Steven quietly bowed his head as the planning meeting began. Their leader, messiah, and prophet was Jack, and today’s sermon was was the promise of Heaven- Heaven being the codename of their ground-up rewrite of their e-commerce solution.
Jack sat at the head of the table, in front of the projection screen. Behind him glowed the Spreadsheet of Pending Tasks, and the cells surrounded his head like rectangular halos. His eyes glowed with the power of his vision. “In Heaven, our customers will be able to customize everything. Everything!”
Jack had lead the development on Heaven’s predecessor. Like Heaven, it was endlessly customizable. It was also slow, buggy, impossible to maintain, utterly incomprehensible, and tied to a deceased proprietary technology stack. Jack had climbed the mountain and brought back word from management: a total rewrite.
Unquestionably, a good method name should be descriptive. With today's code completion and code analysis features, almost all developers expect the names to give them at least an idea of what a method should do. When you write a library, or work on a shared codebase, it's a must- and even if one doesn't expect anybody else to use their code, it's still good not to have to remember what stuff
The average big-box hardware store is like a small city. They have every piece of hardware or tool imaginable (except, of course, the one you’re looking for). You’ll find no less that 15 aisles of power tools stocked with everything from battery operated screwdrivers to arc welders. To store all these tools, you can purchase the 6-foot-tall rolling toolbox, with a 20-watt stereo, built-in beer chiller, wi-fi connectivity, and a Twitter or Facebook app. One aisle over, there’s row after row of pristine white toilets, occupied by a small army of playing children. Near the back of the store, nestled between endless rows of storm doors and windows is a quaint “grocery” section, as if someone uprooted and transplanted a gas station convenience store, and trimmed away all of the bits that weren’t junk food. Finally, outside the building, is the drive-thru lumber yard, where you drive to the end to purchase your 20 cubic feet of mulch and invariably get stuck behind an idling vehicle abandoned by a socially-clueless DIY-er who either disappeared on an epic quest to find help loading 200 short tons of bagged white river rock into his 1993 Ford Ranger, or more likely, thought it was a convenient parking spot while he left for an 8-week sabbatical on a mountain in Tibet.
“It’ll be a cold day in Hell,” Roger said, “when this system goes down.”
With those words, Roger, Systems Architect, went on sabbatical from Monocorp. The edifice he left behind served its purpose as foretold, until the day Danny O. was pulled out of a meeting by a panicked intern. “Everything is down,” the young man panted, short of breath and sweaty from a brisk dash around the office, trying to find which boardroom the IT team had been assigned for that day’s conference. “Everything! All requests to the web tier are returning some kind of duplicate record error that doesn’t even make sense! We’re dead in the water!”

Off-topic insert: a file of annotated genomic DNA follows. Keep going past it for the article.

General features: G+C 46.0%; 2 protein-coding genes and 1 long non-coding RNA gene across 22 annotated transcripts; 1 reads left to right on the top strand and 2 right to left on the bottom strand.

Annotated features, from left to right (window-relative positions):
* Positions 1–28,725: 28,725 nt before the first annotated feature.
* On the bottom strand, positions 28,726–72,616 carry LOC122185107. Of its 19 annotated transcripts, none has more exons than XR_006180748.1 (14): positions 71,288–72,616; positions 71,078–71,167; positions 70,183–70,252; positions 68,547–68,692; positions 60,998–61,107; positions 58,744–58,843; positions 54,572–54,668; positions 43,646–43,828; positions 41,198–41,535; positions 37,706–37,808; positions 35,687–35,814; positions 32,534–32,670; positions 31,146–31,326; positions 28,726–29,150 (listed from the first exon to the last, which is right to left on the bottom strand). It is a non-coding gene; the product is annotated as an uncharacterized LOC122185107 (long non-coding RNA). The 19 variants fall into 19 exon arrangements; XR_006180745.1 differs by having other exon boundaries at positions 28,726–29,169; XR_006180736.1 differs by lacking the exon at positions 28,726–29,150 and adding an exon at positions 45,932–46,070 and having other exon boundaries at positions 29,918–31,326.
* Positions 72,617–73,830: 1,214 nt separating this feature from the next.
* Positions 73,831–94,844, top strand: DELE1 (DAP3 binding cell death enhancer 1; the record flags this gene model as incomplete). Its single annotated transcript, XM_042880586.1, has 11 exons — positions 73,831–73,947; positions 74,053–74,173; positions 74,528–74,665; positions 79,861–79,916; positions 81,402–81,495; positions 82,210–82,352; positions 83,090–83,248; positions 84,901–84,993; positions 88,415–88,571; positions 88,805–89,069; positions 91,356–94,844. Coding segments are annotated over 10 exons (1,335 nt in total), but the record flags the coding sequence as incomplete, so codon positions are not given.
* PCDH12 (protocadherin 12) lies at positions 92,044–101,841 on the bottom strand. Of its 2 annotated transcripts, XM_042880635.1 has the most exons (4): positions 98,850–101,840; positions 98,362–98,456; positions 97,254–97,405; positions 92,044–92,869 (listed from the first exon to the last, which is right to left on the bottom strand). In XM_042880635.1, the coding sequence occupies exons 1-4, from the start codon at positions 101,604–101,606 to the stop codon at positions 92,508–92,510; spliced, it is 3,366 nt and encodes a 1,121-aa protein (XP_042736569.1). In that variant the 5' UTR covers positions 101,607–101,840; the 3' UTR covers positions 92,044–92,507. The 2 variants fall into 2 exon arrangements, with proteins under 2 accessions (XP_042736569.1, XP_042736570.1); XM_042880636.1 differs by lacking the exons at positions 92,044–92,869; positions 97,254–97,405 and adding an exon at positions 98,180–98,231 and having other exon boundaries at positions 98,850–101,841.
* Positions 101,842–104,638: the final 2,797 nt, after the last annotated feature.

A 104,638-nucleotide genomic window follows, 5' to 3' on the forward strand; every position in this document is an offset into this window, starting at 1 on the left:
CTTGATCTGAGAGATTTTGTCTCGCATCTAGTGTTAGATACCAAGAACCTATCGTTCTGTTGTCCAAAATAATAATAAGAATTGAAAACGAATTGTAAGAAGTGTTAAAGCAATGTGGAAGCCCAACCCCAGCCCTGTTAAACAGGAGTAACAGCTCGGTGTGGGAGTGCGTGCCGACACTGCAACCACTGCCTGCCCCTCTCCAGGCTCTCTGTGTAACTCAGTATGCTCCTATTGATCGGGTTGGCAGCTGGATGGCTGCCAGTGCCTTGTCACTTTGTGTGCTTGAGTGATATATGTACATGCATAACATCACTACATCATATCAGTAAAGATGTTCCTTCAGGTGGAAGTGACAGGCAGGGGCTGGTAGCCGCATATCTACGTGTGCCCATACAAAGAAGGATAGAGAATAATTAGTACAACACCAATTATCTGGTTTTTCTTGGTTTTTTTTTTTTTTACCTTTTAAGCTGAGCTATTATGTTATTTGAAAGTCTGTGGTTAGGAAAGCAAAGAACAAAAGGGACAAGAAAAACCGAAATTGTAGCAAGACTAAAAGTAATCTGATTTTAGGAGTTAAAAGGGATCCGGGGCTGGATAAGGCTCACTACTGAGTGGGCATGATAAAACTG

We still have room for a few more storytellers, so if you're in the Pittsburgh area, pitch us your "real life" IT story. It need not be a WTF, just a story. Send a brief (1–2 paragraph) pitch for your story to firstname.lastname@example.org, and Remy will be in touch to discuss. We'll work with you to build up a great 8-10 minute piece you can perform.
It's Easter, so we're taking a little break around here. Instead, enjoy this classic from Alex. Stories like this inspired "Remy's Law of Requirements": no matter what the requirements say, what the users actually want is Excel.
For as long as The City (as I'll call it) has supplied water to its residents, it has had one big headache called "The Annual Water Survey." Like residents of all large metropolises, The City's residents want to make sure the water they drink has only a miniscule amount of the "bad stuff," such as heavy metals and pathogens, and just the right amount of the "good stuff" -- chlorine, fluoride, etc. The water survey -- a 100-plus-page report that details test after test after test -- was their vote of confidence.
Compiling the survey had always been a long and tedious process. At first, field technicians would take samples from across The City, add drops of various indicator chemicals and record the results in their logbooks. From there, lab technicians would transcribe the numbers and use special slide rules to create tables of meaningful results. Typists would then compile the various tables into a giant binder and send it off for duplication.
Steph had been at this job long enough to be fairly good at it, but not quite long enough to have peeked in all the dark corners yet. As such, when she heard that there was an issue with scheduled jobs, her first thought was to poke through cron to see if she could pick out what schedule was misbehaving. Apparently, all of them- cron was empty.
Confused, she went to her team lead Greg, asking about where she might find the scheduling setup. And that was when she heard about Travie the Whiz Kid. A junior developer with no degree, he'd been hired solely based on his ability to talk a big game about how he single-handedly saved several companies by providing them with innovative websites during the dot-com bubble... when he was twelve. The Whiz Kid was a Special Snowflake; he preferred to reinvent the wheel rather than implement stable but "boring" code. Upper management was convinced he was an unparalleled genius, and had exempted him from the usual QA standards. Unfortunately, he'd grown utterly bored with Business Intelligence and transferred to the Web team, leaving his inventions behind for Steph to maintain.
Today's episode: "Quantity of Service", adapted for radio by Lorne Kates, from a submission by Lyfe